Monday 28th May
Today has enough information and photos to deserve its own post.
The head cold which gave notice of arriving two days ago attached itself to me with lots of venom and took over my life. I ignored the early warning signs but it was no use. Donnis and Joan dosed me up with preventatives and symptom easing lotions, potions, vaporub and Panadol.
The day dawned sunny but not warm until about 10am.
Along with Joan, Andrea and her two boys Miles and Evan, we went to Heritage Park Historical Village.
The park is built on part of what is known as the Glenmore Reservoir, water supply for the city of Calgary. The reservoir is built on the Elbow River which drains snow melt from the Rockies some 60 Klms to the west. The park is a 127 acre prime real estate on a peninsular of land. It has 180 different exhibits including an Amusement Park for younger children.
First up I should mention that the train ride which travels around the peninsular was closed. No reasons were given.
Next the steam driven paddle wheeler was not operating. For this we were given an explanation. The reservoir dam wall further downriver is being extended so the water level has been lowered to allow work to proceed…for the next three years. Basically the area the paddle wheeler operates is not much more than a few sandy waterholes.
Also closed off is an area of wonderful statues of native animals. Although they can be seen through the wire fence it is not suitable for photos . My other disappointment is the three levels of early car exhibits is confined to only two floors and much of those two floors are about early 1900’s cars plus hundreds of old fuel bowsers. There was a third floor with signs encouraging people to go to the top level to see the display. We did. The floor was empty. The rest of what we saw was fascinating but regrettably we ran out of time.
The theme of the park is the changing Calgary/Prairie life encountered since the day of the Blackfoot Tribes amongst others.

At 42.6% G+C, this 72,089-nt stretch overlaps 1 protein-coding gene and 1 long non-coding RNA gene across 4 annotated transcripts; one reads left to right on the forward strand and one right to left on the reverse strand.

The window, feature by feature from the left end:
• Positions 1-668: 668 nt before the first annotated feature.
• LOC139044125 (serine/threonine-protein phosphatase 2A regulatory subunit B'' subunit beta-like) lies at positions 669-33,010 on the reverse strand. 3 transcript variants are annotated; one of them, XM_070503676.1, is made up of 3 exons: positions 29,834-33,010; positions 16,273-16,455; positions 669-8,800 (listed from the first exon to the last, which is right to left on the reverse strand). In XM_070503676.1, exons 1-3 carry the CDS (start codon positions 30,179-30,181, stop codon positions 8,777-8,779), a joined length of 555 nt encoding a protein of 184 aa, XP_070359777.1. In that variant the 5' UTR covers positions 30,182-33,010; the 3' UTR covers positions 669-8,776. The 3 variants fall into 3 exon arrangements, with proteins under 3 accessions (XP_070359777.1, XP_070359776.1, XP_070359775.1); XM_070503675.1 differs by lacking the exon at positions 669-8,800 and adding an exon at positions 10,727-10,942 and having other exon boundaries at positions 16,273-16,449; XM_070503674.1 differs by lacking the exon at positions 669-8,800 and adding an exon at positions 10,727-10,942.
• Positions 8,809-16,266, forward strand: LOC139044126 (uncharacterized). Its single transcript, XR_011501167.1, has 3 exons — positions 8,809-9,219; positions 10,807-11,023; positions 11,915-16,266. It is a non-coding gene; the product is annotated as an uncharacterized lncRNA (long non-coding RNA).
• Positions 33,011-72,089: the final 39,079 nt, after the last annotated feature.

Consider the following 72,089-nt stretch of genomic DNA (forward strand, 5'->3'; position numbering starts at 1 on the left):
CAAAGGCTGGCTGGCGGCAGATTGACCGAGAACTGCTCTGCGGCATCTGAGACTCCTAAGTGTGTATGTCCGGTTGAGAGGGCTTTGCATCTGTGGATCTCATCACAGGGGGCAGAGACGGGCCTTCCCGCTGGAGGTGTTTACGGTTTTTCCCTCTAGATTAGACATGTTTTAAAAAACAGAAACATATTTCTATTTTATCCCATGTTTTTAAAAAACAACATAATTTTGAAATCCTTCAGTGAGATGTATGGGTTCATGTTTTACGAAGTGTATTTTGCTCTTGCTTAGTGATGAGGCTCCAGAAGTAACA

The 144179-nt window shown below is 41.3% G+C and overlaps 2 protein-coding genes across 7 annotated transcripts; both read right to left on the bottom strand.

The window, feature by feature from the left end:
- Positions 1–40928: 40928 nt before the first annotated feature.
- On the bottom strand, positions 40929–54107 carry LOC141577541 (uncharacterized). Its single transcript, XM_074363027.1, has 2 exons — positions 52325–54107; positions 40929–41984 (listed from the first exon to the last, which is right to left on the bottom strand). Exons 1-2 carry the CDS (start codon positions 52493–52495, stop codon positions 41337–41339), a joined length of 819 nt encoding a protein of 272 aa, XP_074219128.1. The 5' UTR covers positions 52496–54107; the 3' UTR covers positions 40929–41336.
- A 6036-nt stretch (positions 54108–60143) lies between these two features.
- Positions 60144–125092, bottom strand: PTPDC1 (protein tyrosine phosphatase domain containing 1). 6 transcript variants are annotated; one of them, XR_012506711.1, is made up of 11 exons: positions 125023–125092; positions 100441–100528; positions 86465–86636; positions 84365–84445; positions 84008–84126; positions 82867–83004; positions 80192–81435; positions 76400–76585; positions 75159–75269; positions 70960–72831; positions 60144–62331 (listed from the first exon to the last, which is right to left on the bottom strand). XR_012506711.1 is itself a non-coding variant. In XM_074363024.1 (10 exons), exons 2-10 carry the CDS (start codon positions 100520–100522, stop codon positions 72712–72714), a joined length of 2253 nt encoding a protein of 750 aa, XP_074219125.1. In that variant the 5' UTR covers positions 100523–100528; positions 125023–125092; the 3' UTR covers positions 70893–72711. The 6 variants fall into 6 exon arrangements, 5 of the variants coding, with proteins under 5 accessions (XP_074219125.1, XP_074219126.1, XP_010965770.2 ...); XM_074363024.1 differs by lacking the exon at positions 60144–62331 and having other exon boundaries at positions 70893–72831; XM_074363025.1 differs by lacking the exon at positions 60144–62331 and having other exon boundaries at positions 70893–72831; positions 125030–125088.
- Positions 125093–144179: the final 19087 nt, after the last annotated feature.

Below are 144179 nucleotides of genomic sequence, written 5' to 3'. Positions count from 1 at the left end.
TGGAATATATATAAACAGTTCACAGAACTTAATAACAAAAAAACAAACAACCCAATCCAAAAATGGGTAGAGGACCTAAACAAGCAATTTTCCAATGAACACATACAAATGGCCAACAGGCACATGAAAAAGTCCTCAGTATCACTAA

The theme follows through with life in the early days of colonisation, settlement and urban life up until the early 1950’s.
Early settlers often referred to as sodbusters made simple dwellings from sod. They were usually dark and smelly but were cheap and relatively easy and quick to make and required few tools or even skills.
Lined with canvas painted with whitewash they provided a one room dirt floor basic habitation with room for a bed, a table, chairs, a wood burning stove for meals and were reasonably dry and warm. Root cellars were usually a separate underground bunker style larder held upright with rough sawn timber and without windows all of which was covered with dirt and grass. All the winter staples, such as potatoes, pumpkins, beans, beetroot, apples and whatever grain was available were stored underground where it remained cool all year round. Just to see these dwellings gave an idea of the absolute hardships people endured. Usually the sod huts were considered a temporary dwelling to get the family through a season or two until something more substantial could be built.
Log cabins and slab huts were also featured. Slab huts were rough sawn timber with any gaps (and there were usually lots of gaps) were filled with a mixture of mud and whitewash. Often these were used as a barn.
Miles enjoyed his time at the Amusement Park going for a ride something which spun a car around while going around. He also enjoyed being on the smallest ferris wheel all by himself.
Looking around the park the staff paid and volunteers were all dressed in period costume from the late 1800’s through to about 1950. Even the staff at the Hotel Wainwright where we had lunch were all dressed in period costume.
Royal Canadian Mounted Police moved around the park giving little talks pointing out sights of interest and generally adding colour and photo opportunities.
Horse and hay wagon rides were popular today especially as the paddle wheeler and the train were not operating. Most people, like us, had gone to the park expecting a train and boat ride.
All the old houses from the turn of the century, that is from 1899 to 1901 were set up with period furniture and staff in period costume were there to explain certain features. One farmhouse had a cake and bread making demonstration using only the equipment available at that time including baking in a wood fired oven. (it shows how old I am, growing up in Balmain we had a wood fired stove which was mainly used in winter as it heated the entire house. The stove was called an Early Kooka. )